Wellington Phoenix co-coach Chris Greenacre has indicated Football Federation Australia (FFA) should revisit its heat policy after Sunday's A-League match was played in extreme heat.
Greenacre claimed some of his players suffered from "heat stroke" during the game at Coopers Stadium.
Adelaide United's 2-2 draw with the Phoenix began at 4.30pm local time with the Bureau of Meteorology recording a temperature of 38.3 degrees Celsius in the South Australian capital.
Speaking after the match where Wellington conceded a late equaliser, Greenacre revealed the visitors had asked for the kick-off to be delayed but their request had been denied.
"They're absolutely shattered, as you can imagine - very, very tough conditions for both sets of players," Greenacre said at his post-match press conference.
"Had a couple of guys at half-time being ill through heat stroke. We enquired about the kick-off being a little bit late just to get the best out of the players but it wasn't to be."
The 39-year-old added: "Factors like the heat really set us back a little bit and I just think it could probably be addressed better.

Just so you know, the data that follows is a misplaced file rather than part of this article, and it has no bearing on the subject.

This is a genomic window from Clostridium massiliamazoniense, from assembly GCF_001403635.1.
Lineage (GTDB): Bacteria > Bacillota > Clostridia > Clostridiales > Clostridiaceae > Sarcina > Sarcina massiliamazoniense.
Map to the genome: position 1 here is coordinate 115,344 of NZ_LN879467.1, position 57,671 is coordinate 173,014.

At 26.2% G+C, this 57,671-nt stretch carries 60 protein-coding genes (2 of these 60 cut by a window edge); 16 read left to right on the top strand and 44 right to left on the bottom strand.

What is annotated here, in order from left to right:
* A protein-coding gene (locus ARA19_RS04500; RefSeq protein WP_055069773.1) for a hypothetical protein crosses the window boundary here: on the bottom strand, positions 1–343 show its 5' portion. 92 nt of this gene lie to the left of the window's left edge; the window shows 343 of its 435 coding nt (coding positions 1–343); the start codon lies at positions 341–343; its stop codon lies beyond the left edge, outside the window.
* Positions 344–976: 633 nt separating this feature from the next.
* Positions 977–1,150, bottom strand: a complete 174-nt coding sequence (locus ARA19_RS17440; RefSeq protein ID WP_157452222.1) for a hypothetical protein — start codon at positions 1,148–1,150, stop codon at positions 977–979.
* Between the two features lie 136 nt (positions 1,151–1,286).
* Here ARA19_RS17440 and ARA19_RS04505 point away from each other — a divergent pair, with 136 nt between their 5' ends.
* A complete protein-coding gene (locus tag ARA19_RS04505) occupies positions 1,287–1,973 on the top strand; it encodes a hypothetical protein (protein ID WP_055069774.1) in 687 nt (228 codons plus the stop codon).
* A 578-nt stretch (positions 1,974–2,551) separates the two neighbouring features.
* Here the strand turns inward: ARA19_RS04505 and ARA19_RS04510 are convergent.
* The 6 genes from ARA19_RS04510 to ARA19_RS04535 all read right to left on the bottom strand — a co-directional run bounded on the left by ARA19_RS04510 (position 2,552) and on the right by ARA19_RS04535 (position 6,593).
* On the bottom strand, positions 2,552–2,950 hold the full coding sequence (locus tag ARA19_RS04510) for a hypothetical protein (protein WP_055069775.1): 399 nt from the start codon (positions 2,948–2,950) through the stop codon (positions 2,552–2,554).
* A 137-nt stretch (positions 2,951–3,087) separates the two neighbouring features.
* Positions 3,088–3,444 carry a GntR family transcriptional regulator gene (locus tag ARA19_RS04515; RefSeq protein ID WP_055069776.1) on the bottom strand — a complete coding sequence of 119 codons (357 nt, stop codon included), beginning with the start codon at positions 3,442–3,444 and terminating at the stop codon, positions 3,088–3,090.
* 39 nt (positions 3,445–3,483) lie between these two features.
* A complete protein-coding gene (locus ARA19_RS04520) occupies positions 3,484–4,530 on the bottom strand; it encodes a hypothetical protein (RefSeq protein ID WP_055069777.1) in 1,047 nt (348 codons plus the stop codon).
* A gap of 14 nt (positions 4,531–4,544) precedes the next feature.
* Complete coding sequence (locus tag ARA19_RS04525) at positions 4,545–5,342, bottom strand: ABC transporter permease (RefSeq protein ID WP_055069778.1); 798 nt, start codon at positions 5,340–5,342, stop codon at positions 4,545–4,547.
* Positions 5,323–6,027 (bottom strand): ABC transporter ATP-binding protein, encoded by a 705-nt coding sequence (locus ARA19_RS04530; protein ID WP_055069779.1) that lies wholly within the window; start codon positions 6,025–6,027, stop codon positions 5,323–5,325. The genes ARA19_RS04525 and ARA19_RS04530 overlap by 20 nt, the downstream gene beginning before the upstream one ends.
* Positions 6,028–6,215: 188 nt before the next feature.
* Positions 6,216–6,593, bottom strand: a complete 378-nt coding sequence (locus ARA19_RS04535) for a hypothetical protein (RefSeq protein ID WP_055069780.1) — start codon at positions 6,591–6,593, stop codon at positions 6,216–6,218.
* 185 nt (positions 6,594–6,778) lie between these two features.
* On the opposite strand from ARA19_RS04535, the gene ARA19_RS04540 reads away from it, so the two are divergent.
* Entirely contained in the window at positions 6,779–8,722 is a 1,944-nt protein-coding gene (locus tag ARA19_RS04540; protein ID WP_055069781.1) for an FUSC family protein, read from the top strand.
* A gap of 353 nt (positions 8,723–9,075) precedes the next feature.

"I think after today it probably will be addressed but again, it's about the welfare of the players. That's what matters… the players are the ones out there putting their necks on the line."
FFA's heat policy is a perennial issue in the A-League, with the Australian summer often producing intense temperatures.
The policy doesn't focus simply on the ambient temperature, however, as the FFA uses the Wet Bulb Globe Temperature (WBGT) to measure the risk to the players.
The WBGT takes into account humidity, cloud cover, solar radiation, wind, shade and the time of day.
A reading of 28 degrees Celsius on the WBGT scale is the threshold when the FFA Heat Policy suggests delaying kick-off should be considered and team doctors are consulted in any situation.
According to a statement from FFA on Monday, the WBGT reading at kick-off for the Adelaide versus Wellington match was 25.6.
Adelaide coach Guillermo Amor refused to get involved with the issue.
"They [FFA} put the game, we play," he said.
"They say we play tonight eight o'clock, we play at eight o'clock. If they say we play tomorrow, Monday, we play Monday.
"In this case, we don't have an opinion."
Last season, FFA delayed a W-League and A-League double-header in Adelaide by two-and-a-half hours due concerns about the heat.